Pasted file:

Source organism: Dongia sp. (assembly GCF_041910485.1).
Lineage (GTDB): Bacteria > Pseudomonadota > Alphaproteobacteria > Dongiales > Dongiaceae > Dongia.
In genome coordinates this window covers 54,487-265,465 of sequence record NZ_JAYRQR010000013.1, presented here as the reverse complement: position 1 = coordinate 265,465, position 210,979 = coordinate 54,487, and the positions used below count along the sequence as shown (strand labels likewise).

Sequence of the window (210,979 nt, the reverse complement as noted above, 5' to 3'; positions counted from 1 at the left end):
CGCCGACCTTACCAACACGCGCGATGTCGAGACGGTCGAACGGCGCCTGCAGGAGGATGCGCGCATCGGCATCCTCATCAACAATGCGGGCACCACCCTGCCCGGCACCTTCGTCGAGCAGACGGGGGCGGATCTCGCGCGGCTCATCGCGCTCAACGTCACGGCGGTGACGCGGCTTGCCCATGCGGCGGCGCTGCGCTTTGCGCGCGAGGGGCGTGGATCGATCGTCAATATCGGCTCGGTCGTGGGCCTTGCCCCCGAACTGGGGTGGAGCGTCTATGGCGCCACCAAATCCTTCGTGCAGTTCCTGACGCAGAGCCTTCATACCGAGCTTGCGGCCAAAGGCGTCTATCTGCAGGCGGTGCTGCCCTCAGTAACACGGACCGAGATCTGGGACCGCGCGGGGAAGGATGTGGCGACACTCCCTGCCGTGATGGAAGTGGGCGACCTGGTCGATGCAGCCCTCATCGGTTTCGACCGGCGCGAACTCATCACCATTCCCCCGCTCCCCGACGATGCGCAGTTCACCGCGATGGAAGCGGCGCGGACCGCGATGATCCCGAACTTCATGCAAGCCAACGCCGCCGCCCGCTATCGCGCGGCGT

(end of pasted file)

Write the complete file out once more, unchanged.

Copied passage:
Source organism: Dongia sp. (assembly GCF_041910485.1).
Lineage (GTDB): Bacteria > Pseudomonadota > Alphaproteobacteria > Dongiales > Dongiaceae > Dongia.
In genome coordinates this window covers 54,487-265,465 of sequence record NZ_JAYRQR010000013.1, presented here as the reverse complement: position 1 = coordinate 265,465, position 210,979 = coordinate 54,487, and the positions used below count along the sequence as shown (strand labels likewise).

Sequence of the window (210,979 nt, the reverse complement as noted above, 5' to 3'; positions counted from 1 at the left end):
CGCCGACCTTACCAACACGCGCGATGTCGAGACGGTCGAACGGCGCCTGCAGGAGGATGCGCGCATCGGCATCCTCATCAACAATGCGGGCACCACCCTGCCCGGCACCTTCGTCGAGCAGACGGGGGCGGATCTCGCGCGGCTCATCGCGCTCAACGTCACGGCGGTGACGCGGCTTGCCCATGCGGCGGCGCTGCGCTTTGCGCGCGAGGGGCGTGGATCGATCGTCAATATCGGCTCGGTCGTGGGCCTTGCCCCCGAACTGGGGTGGAGCGTCTATGGCGCCACCAAATCCTTCGTGCAGTTCCTGACGCAGAGCCTTCATACCGAGCTTGCGGCCAAAGGCGTCTATCTGCAGGCGGTGCTGCCCTCAGTAACACGGACCGAGATCTGGGACCGCGCGGGGAAGGATGTGGCGACACTCCCTGCCGTGATGGAAGTGGGCGACCTGGTCGATGCAGCCCTCATCGGTTTCGACCGGCGCGAACTCATCACCATTCCCCCGCTCCCCGACGATGCGCAGTTCACCGCGATGGAAGCGGCGCGGACCGCGATGATCCCGAACTTCATGCAAGCCAACGCCGCCGCCCGCTATCGCGCGGCGT